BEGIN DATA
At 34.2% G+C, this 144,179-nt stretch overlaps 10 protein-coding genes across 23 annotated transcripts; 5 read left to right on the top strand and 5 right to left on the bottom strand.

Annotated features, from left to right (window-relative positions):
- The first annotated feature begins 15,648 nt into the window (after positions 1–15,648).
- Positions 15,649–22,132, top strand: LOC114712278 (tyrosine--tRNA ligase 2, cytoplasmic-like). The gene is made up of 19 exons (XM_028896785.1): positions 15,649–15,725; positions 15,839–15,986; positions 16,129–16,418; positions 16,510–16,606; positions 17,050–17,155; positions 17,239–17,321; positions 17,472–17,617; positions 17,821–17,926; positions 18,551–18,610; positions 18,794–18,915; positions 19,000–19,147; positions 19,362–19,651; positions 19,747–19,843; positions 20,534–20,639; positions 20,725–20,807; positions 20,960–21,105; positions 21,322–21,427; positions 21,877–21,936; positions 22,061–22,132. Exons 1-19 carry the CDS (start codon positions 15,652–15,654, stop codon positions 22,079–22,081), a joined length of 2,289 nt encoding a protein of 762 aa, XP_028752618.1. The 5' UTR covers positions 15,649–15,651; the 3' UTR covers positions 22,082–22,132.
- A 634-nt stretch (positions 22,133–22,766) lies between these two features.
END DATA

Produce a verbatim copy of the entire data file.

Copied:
At 34.2% G+C, this 144,179-nt stretch overlaps 10 protein-coding genes across 23 annotated transcripts; 5 read left to right on the top strand and 5 right to left on the bottom strand.

Annotated features, from left to right (window-relative positions):
- The first annotated feature begins 15,648 nt into the window (after positions 1–15,648).
- Positions 15,649–22,132, top strand: LOC114712278 (tyrosine--tRNA ligase 2, cytoplasmic-like). The gene is made up of 19 exons (XM_028896785.1): positions 15,649–15,725; positions 15,839–15,986; positions 16,129–16,418; positions 16,510–16,606; positions 17,050–17,155; positions 17,239–17,321; positions 17,472–17,617; positions 17,821–17,926; positions 18,551–18,610; positions 18,794–18,915; positions 19,000–19,147; positions 19,362–19,651; positions 19,747–19,843; positions 20,534–20,639; positions 20,725–20,807; positions 20,960–21,105; positions 21,322–21,427; positions 21,877–21,936; positions 22,061–22,132. Exons 1-19 carry the CDS (start codon positions 15,652–15,654, stop codon positions 22,079–22,081), a joined length of 2,289 nt encoding a protein of 762 aa, XP_028752618.1. The 5' UTR covers positions 15,649–15,651; the 3' UTR covers positions 22,082–22,132.
- A 634-nt stretch (positions 22,133–22,766) lies between these two features.